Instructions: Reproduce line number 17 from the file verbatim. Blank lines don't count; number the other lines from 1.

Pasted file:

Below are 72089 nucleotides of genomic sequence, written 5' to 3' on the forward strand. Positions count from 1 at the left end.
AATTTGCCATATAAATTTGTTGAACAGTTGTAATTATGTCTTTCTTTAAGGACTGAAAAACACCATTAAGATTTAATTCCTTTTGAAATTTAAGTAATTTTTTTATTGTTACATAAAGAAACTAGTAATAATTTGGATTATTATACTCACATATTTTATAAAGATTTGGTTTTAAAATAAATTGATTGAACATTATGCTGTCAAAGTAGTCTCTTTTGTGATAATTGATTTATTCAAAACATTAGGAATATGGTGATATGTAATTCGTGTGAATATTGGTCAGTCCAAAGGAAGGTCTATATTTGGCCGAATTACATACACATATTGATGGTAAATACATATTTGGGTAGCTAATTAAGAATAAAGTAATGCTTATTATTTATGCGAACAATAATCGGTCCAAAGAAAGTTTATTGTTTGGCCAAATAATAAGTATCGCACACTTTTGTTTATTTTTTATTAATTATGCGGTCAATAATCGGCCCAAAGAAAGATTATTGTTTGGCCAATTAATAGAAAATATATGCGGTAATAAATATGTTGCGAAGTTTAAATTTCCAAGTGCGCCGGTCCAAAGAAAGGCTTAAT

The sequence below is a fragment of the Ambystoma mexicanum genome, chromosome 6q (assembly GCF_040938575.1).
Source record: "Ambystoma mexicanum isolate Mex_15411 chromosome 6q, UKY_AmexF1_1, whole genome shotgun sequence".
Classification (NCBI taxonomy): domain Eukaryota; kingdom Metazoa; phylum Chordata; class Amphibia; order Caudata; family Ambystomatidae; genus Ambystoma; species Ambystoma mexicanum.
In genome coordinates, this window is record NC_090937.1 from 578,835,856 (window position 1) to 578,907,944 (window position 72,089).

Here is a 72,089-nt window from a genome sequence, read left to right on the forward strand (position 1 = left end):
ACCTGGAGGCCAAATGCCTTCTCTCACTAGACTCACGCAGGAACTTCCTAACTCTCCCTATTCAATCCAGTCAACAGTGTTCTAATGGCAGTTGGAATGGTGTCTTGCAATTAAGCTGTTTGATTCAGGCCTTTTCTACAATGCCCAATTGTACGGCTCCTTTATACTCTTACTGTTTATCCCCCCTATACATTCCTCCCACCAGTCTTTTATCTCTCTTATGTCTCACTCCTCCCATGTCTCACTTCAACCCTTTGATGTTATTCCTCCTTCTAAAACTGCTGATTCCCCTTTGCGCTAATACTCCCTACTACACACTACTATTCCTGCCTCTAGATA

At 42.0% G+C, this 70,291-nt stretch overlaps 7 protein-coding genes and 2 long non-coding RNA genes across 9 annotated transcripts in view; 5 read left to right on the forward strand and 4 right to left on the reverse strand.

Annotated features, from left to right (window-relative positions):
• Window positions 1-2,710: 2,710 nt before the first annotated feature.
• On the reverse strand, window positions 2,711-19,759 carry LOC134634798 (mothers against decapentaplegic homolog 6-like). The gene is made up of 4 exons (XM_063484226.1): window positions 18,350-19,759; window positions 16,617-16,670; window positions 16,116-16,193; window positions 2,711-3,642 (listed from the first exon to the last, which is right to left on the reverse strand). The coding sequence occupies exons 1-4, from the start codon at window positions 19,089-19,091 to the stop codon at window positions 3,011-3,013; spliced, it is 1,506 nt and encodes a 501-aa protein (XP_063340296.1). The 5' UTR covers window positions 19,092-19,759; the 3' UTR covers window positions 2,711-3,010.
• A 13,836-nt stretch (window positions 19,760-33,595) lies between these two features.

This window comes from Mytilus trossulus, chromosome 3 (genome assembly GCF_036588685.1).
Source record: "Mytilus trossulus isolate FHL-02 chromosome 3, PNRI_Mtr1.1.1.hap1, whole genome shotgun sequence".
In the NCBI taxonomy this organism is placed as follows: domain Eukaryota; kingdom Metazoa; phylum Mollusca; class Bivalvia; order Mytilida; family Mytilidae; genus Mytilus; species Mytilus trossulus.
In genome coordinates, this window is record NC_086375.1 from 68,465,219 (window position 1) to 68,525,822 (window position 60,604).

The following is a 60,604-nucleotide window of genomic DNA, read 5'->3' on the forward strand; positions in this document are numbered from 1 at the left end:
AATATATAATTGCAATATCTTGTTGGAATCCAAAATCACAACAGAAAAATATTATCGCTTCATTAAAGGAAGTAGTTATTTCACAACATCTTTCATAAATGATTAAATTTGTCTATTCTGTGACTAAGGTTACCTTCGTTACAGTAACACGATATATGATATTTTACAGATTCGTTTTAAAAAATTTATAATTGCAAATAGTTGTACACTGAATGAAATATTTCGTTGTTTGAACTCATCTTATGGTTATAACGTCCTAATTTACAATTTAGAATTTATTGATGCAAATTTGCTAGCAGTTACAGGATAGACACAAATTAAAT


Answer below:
In genome coordinates, this window is record NC_086375.1 from 68,465,219 (window position 1) to 68,525,822 (window position 60,604).